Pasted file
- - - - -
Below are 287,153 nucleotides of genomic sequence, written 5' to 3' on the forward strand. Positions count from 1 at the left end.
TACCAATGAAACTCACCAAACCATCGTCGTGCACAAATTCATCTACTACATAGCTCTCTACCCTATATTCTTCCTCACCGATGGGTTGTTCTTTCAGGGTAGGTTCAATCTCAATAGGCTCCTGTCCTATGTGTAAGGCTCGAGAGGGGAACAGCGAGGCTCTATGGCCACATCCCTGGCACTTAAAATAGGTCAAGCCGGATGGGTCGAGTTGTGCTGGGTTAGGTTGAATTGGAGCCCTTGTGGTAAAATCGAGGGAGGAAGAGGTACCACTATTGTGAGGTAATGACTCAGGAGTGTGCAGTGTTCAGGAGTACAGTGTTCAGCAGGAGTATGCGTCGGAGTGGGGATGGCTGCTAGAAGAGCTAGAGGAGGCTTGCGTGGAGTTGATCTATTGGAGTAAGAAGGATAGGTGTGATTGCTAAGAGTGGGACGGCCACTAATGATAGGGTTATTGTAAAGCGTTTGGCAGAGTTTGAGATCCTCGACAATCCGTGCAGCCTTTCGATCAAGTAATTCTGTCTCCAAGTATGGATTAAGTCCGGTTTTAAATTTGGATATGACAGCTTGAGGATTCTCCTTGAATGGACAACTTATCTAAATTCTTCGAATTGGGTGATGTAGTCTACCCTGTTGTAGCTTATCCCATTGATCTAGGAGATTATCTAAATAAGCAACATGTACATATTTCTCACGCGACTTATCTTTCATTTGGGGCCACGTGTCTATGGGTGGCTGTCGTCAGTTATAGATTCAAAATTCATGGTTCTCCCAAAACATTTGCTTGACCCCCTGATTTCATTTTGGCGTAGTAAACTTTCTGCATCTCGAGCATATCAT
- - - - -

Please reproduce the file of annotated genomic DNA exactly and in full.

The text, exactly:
Below are 287,153 nucleotides of genomic sequence, written 5' to 3' on the forward strand. Positions count from 1 at the left end.
TACCAATGAAACTCACCAAACCATCGTCGTGCACAAATTCATCTACTACATAGCTCTCTACCCTATATTCTTCCTCACCGATGGGTTGTTCTTTCAGGGTAGGTTCAATCTCAATAGGCTCCTGTCCTATGTGTAAGGCTCGAGAGGGGAACAGCGAGGCTCTATGGCCACATCCCTGGCACTTAAAATAGGTCAAGCCGGATGGGTCGAGTTGTGCTGGGTTAGGTTGAATTGGAGCCCTTGTGGTAAAATCGAGGGAGGAAGAGGTACCACTATTGTGAGGTAATGACTCAGGAGTGTGCAGTGTTCAGGAGTACAGTGTTCAGCAGGAGTATGCGTCGGAGTGGGGATGGCTGCTAGAAGAGCTAGAGGAGGCTTGCGTGGAGTTGATCTATTGGAGTAAGAAGGATAGGTGTGATTGCTAAGAGTGGGACGGCCACTAATGATAGGGTTATTGTAAAGCGTTTGGCAGAGTTTGAGATCCTCGACAATCCGTGCAGCCTTTCGATCAAGTAATTCTGTCTCCAAGTATGGATTAAGTCCGGTTTTAAATTTGGATATGACAGCTTGAGGATTCTCCTTGAATGGACAACTTATCTAAATTCTTCGAATTGGGTGATGTAGTCTACCCTGTTGTAGCTTATCCCATTGATCTAGGAGATTATCTAAATAAGCAACATGTACATATTTCTCACGCGACTTATCTTTCATTTGGGGCCACGTGTCTATGGGTGGCTGTCGTCAGTTATAGATTCAAAATTCATGGTTCTCCCAAAACATTTGCTTGACCCCCTGATTTCATTTTGGCGTAGTAAACTTTCTGCATCTCGAGCATATCAT